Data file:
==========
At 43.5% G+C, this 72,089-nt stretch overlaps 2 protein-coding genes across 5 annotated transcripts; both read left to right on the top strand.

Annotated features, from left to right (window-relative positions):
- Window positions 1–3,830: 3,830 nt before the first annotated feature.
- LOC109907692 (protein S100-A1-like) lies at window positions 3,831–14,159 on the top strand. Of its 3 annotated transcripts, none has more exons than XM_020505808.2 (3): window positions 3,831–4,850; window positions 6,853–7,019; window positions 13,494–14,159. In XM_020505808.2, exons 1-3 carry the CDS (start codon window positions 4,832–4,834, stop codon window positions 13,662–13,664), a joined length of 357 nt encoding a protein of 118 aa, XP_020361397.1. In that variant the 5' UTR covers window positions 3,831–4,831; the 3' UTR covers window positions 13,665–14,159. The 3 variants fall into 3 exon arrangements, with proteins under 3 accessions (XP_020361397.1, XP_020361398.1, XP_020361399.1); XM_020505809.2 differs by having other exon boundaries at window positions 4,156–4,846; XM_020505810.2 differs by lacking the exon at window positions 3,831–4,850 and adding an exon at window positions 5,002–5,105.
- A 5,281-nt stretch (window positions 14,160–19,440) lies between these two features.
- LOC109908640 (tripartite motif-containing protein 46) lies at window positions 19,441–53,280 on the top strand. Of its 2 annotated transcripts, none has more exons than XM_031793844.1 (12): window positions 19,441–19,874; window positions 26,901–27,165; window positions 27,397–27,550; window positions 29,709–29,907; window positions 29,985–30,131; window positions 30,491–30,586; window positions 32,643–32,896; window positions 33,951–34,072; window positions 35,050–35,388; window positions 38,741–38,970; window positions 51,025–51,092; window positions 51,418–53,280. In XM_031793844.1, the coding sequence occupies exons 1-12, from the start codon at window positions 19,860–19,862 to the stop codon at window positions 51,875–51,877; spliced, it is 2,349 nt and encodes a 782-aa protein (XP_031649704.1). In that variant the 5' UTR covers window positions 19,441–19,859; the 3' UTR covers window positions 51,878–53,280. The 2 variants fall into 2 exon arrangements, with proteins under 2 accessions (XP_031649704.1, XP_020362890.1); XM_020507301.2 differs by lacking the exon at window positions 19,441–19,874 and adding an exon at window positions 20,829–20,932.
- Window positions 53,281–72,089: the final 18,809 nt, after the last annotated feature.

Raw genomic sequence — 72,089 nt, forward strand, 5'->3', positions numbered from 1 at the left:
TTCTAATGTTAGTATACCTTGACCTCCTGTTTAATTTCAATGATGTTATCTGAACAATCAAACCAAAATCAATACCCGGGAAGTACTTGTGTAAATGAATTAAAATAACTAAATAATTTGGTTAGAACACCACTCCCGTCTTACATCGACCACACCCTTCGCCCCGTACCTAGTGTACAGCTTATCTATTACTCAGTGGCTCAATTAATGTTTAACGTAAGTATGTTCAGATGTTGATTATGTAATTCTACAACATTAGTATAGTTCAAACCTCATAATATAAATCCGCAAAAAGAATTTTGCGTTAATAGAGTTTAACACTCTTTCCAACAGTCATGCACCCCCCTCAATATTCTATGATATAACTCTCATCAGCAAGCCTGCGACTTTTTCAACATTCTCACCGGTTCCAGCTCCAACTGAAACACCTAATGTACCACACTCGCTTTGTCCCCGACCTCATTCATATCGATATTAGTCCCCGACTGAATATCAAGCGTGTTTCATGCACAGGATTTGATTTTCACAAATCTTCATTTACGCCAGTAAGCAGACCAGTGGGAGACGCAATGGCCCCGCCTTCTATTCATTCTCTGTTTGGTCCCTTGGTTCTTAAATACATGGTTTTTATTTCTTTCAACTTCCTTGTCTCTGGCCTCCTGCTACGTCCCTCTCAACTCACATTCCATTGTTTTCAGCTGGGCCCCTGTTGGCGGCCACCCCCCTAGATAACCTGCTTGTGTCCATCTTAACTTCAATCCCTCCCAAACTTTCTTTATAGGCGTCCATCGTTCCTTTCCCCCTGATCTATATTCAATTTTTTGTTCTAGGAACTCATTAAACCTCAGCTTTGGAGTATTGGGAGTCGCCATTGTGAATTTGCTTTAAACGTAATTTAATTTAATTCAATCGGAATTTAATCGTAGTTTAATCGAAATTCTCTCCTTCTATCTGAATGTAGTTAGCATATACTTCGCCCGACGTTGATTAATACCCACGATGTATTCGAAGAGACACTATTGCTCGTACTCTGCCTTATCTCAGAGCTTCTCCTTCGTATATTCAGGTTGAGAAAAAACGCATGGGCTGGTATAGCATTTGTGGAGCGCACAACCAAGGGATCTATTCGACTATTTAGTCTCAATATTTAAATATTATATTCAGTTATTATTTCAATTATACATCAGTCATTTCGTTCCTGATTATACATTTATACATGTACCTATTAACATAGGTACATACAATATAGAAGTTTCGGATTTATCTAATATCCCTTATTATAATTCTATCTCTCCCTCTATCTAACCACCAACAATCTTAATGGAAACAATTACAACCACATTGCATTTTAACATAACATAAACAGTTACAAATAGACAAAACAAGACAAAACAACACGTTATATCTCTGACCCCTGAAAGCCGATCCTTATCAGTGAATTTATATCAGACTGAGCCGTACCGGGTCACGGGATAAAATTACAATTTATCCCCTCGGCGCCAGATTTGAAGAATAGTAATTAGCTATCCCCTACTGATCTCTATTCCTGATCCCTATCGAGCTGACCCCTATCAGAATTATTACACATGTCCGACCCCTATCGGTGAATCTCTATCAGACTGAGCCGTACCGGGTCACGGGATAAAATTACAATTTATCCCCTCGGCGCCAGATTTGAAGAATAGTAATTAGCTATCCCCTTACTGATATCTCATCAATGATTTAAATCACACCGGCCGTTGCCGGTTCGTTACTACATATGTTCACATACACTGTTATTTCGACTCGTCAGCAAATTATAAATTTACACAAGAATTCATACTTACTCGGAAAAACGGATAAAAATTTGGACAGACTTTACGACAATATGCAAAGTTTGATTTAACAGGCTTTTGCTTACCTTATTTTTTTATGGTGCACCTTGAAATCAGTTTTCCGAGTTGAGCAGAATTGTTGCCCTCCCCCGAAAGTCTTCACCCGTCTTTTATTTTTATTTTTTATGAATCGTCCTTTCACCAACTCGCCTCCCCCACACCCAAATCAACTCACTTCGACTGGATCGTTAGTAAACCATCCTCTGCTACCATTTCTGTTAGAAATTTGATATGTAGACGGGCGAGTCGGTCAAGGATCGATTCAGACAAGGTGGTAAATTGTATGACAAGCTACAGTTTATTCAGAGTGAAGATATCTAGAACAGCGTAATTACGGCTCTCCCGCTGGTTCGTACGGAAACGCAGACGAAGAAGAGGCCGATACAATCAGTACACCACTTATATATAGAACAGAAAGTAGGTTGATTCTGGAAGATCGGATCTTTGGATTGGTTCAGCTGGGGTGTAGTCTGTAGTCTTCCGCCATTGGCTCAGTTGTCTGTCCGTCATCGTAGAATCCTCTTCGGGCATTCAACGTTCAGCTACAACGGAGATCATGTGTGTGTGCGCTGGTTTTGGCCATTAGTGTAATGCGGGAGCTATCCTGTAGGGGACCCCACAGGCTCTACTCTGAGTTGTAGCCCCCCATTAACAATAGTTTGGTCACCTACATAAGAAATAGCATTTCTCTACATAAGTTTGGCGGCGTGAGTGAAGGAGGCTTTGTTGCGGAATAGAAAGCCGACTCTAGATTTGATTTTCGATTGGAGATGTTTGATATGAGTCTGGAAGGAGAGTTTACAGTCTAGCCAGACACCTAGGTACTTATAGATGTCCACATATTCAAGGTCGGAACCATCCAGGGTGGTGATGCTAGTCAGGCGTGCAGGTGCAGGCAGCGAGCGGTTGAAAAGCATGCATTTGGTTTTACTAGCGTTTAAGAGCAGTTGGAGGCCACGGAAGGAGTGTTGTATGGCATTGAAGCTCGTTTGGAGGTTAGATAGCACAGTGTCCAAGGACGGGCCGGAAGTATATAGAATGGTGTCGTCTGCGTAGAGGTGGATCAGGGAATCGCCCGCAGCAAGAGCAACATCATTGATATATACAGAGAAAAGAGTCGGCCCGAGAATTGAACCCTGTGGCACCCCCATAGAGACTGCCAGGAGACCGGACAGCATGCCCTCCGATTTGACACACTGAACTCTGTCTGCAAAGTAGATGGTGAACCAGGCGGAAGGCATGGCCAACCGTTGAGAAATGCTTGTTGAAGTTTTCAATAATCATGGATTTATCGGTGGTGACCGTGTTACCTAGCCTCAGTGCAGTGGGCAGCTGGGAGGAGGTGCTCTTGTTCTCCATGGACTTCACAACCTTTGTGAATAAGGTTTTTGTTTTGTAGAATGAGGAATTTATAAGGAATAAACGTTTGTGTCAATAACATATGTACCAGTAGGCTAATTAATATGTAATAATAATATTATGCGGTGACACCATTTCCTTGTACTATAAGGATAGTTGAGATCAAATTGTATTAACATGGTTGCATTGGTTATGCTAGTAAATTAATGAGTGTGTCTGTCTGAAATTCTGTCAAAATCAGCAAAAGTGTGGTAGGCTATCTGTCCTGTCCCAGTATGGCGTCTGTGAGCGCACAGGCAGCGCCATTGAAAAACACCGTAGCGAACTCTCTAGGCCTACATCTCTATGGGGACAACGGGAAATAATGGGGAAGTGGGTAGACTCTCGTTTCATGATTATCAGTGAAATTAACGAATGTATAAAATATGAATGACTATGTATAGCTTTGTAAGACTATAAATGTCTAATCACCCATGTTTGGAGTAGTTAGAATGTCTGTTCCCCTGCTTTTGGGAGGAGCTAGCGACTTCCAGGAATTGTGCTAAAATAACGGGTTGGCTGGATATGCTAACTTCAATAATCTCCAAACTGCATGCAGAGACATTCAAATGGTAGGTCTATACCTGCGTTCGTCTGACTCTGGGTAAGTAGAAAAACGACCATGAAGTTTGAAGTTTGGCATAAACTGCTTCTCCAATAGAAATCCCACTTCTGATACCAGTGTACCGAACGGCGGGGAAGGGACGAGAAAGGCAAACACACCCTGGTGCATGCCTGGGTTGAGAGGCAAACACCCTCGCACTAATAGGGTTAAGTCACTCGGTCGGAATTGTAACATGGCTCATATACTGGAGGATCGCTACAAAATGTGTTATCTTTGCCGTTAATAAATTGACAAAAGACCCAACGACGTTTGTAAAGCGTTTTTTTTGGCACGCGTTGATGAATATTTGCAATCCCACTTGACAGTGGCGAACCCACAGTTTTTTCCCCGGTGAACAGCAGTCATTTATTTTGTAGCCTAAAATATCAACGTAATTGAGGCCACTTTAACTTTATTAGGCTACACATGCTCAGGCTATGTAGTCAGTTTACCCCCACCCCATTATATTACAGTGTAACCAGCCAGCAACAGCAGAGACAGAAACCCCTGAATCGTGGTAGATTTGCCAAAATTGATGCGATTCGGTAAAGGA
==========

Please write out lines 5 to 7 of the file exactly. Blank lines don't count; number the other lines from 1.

- A 5,281-nt stretch (window positions 14,160–19,440) lies between these two features.
- LOC109908640 (tripartite motif-containing protein 46) lies at window positions 19,441–53,280 on the top strand. Of its 2 annotated transcripts, none has more exons than XM_031793844.1 (12): window positions 19,441–19,874; window positions 26,901–27,165; window positions 27,397–27,550; window positions 29,709–29,907; window positions 29,985–30,131; window positions 30,491–30,586; window positions 32,643–32,896; window positions 33,951–34,072; window positions 35,050–35,388; window positions 38,741–38,970; window positions 51,025–51,092; window positions 51,418–53,280. In XM_031793844.1, the coding sequence occupies exons 1-12, from the start codon at window positions 19,860–19,862 to the stop codon at window positions 51,875–51,877; spliced, it is 2,349 nt and encodes a 782-aa protein (XP_031649704.1). In that variant the 5' UTR covers window positions 19,441–19,859; the 3' UTR covers window positions 51,878–53,280. The 2 variants fall into 2 exon arrangements, with proteins under 2 accessions (XP_031649704.1, XP_020362890.1); XM_020507301.2 differs by lacking the exon at window positions 19,441–19,874 and adding an exon at window positions 20,829–20,932.
- Window positions 53,281–72,089: the final 18,809 nt, after the last annotated feature.